Charlie Christie has urged the SPFL to take a long-term approach to league reconstruction instead of opting for a short-term fix.
Following the shutdown caused by the coronavirus an SPFL task force has been set-up to look at the possibility of league reconstruction in time for next season with a view to expanding the Premiership to 14 clubs.
Former Caley Thistle manager Christie has been a long-time proponent of increasing the top-flight of Scottish football but is concerned at reports an increased top-flight would only be a temporary measure and has urged the SPFL to leave the door open for making any changes permanent.
He said: “I’d be disappointed if these talks ended in a short-term fix. What I’d like to see is some sort of proviso to give it a go for a year or two, even three, and reflect on it then.
“If we agree we’re only going to do it for two years and it’s a raging success, we’re going to look awfully stupid if we go back the way. That’s a fact.
“Okay, have an agreement for a short-term measure but with a caveat of a review after a certain period and if it has been a period, and hopefully we can all do our bit to make it a success, we can continue down this path.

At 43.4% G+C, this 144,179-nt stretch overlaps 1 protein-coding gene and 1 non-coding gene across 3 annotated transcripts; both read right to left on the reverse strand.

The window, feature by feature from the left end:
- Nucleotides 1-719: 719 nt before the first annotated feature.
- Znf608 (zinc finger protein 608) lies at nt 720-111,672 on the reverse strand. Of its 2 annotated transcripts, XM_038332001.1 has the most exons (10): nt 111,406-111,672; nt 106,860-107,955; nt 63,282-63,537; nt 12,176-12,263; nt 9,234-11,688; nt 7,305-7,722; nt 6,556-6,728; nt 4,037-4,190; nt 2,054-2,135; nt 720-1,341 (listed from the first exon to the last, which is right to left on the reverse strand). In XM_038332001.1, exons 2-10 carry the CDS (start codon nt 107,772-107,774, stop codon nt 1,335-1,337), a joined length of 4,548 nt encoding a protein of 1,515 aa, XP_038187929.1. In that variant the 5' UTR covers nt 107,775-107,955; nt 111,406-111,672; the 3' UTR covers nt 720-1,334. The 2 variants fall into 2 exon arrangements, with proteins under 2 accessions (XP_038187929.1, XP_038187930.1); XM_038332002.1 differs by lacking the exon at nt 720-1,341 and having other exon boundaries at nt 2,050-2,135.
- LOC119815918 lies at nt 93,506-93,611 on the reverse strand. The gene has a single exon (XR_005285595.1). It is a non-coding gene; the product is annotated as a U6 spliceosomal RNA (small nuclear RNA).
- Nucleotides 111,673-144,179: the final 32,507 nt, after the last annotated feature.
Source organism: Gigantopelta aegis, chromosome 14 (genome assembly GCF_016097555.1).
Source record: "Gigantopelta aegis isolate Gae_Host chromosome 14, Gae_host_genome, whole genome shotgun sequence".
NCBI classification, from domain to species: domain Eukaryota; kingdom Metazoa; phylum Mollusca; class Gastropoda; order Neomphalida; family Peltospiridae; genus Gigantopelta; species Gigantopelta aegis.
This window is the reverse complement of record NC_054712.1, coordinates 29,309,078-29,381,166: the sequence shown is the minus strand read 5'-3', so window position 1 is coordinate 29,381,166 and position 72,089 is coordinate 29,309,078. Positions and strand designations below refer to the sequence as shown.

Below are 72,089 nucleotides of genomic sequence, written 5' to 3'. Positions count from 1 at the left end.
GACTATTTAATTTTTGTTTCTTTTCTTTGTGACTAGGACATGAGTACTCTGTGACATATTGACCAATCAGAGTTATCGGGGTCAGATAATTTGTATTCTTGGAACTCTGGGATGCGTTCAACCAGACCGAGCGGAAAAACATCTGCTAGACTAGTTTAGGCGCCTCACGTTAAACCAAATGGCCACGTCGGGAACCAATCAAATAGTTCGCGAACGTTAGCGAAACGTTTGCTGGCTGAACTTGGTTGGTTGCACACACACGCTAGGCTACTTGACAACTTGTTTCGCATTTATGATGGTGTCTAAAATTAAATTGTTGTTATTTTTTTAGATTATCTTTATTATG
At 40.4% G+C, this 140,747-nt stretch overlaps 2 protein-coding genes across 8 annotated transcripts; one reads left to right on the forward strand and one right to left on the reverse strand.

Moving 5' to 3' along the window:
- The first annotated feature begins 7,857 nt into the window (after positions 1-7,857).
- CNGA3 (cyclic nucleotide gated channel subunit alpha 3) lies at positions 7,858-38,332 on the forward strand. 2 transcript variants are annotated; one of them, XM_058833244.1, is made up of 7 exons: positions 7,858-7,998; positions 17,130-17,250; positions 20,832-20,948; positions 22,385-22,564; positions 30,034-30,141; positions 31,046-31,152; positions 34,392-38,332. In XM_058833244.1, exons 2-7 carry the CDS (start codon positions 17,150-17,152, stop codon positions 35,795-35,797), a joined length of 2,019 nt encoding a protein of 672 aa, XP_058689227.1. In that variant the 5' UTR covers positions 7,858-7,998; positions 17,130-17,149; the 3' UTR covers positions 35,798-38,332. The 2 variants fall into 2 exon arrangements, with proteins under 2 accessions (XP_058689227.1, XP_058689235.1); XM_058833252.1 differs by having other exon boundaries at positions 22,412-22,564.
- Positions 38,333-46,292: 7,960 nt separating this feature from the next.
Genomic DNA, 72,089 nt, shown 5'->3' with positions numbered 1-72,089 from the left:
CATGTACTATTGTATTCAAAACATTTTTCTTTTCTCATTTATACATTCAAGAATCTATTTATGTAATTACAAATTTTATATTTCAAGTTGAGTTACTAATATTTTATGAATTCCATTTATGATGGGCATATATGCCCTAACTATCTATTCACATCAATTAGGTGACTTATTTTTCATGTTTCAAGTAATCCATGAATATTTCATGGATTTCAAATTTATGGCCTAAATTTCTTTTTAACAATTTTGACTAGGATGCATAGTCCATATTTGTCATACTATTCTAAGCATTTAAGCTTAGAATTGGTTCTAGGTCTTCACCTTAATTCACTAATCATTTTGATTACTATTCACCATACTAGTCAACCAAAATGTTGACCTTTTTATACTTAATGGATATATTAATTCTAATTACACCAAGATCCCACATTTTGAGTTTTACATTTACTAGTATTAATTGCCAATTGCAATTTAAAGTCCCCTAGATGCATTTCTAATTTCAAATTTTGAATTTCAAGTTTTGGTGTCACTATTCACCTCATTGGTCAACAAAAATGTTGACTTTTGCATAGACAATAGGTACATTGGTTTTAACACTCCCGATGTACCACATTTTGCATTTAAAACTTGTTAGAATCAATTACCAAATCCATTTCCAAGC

Christie’s belief in a bigger league is not a response to the task force’s creation.
The head of youth development at Inverness says Scottish Championship clubs are crying out for more investment and hopes the SPFL clubs can come up with a solution which will bolster the game in the country at all levels.
He said: “I don’t think this should be done as an appeasement for the current situation.
“Let’s have a look at what we can do for the benefit of the game in Scotland. I’ve represented Caley Thistle at meetings in years gone by. I’ve been in the room at Hampden and everyone in the room, and rightly so, is looking after their own interests.
“I fully appreciate that. I’ve been involved in football a long time, I’ve worked on the commercial side at the club and I know the ins and outs of football and the hardships Scottish football has had at times.
“But nobody has it harder than a full-time team in the Championship in Scotland. Making ends meet is very difficult. Your percentage of TV money, away fans, there are so many reasons why it is very hard for full-time teams in the Championship to make ends meet.
“The last thing we want to do is have a country full of part-time clubs. Full-time clubs employ dozens upon dozens of people. It’s great for the country and the local community. Look at the money Aberdeen and Caley Thistle have brought into their local economies over the years. It’s a substantial sum being generated.
“What we should be doing is looking at how we can help clubs become full-time. A lot clubs don’t pay their players big sums of money, we know that, but they are full-time, they become better players and you hope one or two can step up.”